The trio of "Lucky Seven", "Brian and Tim's", and "Beautiful People" truly knocks you off one side or the other of the proverbial fence. At times Tim Chunks sounds like Will Smith. Even evoking his trade mark "smirk/laugh" from "Parents Just Don't Understand". Other times he sound as inept as Scatterbrain/ Ludichrist vocalist Tommy Christ. The difference here is that Tim Chunks is not part of some grand joke.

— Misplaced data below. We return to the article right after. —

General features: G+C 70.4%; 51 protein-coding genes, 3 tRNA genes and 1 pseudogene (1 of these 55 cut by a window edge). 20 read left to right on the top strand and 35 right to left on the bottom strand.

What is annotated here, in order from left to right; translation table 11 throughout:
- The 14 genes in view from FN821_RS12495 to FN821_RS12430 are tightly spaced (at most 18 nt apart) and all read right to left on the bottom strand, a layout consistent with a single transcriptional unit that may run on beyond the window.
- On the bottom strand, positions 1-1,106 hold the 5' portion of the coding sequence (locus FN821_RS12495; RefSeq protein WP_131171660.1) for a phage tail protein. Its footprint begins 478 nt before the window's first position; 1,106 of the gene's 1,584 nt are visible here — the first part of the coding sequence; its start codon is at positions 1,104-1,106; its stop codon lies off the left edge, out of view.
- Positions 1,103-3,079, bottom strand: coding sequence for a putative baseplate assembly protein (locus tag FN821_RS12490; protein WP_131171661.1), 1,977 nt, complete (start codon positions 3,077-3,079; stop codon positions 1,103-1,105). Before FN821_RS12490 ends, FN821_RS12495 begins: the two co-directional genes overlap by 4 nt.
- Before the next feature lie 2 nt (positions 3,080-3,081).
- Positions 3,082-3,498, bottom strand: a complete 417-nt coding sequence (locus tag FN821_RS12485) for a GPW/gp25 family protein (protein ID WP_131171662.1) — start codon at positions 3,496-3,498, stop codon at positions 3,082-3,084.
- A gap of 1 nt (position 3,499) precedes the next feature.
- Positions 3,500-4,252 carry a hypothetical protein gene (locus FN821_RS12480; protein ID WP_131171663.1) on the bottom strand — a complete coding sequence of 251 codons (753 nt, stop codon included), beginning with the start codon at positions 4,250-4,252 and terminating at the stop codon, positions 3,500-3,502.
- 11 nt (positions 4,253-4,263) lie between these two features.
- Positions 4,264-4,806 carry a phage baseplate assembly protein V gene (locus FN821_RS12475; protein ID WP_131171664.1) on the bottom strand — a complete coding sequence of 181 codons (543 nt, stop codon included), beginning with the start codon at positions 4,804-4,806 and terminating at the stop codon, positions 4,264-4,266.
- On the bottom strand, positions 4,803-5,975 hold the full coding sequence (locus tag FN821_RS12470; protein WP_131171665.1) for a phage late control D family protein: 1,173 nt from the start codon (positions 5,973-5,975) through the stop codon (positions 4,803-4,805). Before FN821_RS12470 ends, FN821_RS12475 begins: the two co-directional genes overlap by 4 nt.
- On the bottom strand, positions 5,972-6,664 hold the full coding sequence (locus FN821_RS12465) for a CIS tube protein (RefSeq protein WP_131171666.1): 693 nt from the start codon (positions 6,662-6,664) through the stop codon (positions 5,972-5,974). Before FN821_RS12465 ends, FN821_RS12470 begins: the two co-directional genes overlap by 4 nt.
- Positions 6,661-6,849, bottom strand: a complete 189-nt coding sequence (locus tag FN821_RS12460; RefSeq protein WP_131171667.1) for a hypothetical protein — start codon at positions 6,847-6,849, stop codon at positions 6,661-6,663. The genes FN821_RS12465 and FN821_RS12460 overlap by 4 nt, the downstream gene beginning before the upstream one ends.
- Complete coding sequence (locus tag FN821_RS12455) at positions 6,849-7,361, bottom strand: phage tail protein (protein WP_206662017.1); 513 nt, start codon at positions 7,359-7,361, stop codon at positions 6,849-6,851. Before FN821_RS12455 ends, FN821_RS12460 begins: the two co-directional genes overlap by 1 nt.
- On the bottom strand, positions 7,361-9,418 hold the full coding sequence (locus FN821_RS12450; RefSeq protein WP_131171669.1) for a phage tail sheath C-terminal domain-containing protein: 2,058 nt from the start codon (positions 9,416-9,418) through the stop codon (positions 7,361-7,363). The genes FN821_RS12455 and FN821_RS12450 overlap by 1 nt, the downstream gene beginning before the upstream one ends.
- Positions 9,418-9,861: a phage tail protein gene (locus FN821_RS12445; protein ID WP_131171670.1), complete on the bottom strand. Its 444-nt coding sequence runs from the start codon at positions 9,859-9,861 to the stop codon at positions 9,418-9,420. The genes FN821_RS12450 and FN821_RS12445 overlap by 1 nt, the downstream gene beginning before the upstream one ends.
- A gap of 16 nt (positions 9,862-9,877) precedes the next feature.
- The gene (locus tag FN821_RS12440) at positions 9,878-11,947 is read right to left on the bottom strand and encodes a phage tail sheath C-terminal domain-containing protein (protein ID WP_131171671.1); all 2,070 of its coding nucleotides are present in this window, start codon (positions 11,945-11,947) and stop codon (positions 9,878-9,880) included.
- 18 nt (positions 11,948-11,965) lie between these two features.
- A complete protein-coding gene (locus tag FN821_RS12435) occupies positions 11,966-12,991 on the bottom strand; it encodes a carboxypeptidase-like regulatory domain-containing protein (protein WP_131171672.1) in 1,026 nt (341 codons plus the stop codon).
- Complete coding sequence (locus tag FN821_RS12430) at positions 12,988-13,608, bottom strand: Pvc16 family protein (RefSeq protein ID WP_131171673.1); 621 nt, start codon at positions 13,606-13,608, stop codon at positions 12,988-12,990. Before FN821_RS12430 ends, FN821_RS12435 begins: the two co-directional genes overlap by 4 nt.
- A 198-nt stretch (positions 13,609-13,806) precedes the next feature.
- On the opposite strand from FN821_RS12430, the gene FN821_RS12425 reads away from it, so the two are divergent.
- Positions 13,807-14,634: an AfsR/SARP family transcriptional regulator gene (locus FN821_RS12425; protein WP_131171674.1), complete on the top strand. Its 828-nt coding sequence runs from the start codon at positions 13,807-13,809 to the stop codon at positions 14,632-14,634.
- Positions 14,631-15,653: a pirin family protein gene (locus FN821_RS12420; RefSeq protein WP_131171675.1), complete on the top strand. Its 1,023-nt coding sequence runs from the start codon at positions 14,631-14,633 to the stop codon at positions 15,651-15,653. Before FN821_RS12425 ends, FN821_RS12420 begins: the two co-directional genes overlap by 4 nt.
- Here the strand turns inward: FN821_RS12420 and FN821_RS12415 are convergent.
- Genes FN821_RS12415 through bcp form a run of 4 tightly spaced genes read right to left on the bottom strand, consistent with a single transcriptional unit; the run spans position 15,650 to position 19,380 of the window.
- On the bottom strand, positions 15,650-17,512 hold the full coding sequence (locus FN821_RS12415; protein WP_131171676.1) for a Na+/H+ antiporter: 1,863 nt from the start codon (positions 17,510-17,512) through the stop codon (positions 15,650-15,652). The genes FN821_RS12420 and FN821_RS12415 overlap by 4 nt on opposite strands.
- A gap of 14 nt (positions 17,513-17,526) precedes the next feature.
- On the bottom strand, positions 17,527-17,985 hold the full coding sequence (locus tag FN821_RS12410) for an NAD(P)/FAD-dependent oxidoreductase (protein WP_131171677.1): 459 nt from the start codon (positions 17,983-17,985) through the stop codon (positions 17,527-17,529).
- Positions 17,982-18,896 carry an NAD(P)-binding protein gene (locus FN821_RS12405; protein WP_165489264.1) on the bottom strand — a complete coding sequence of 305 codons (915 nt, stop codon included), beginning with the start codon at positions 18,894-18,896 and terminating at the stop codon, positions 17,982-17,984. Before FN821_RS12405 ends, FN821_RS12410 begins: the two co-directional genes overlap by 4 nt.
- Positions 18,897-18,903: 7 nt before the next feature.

The most important thing to recognize about Weight of the World, is that Ernie and Tim really tried to branch out when they had a second chance. The songs might not have worked from beginning to end on every track, but they took a chance that a little hardcore band from Queens could make it big. I Scream Records deserves a lot of credit for not taking the easy route and re-issuing the stellar Jaybird by itself. That release in itself was leaps and bounds beyond From Beneath the Streets. Instead they included a less popular, but no less daring final release to pare with Jaybird. For Token Entry completist (all two of us), this is a welcome release.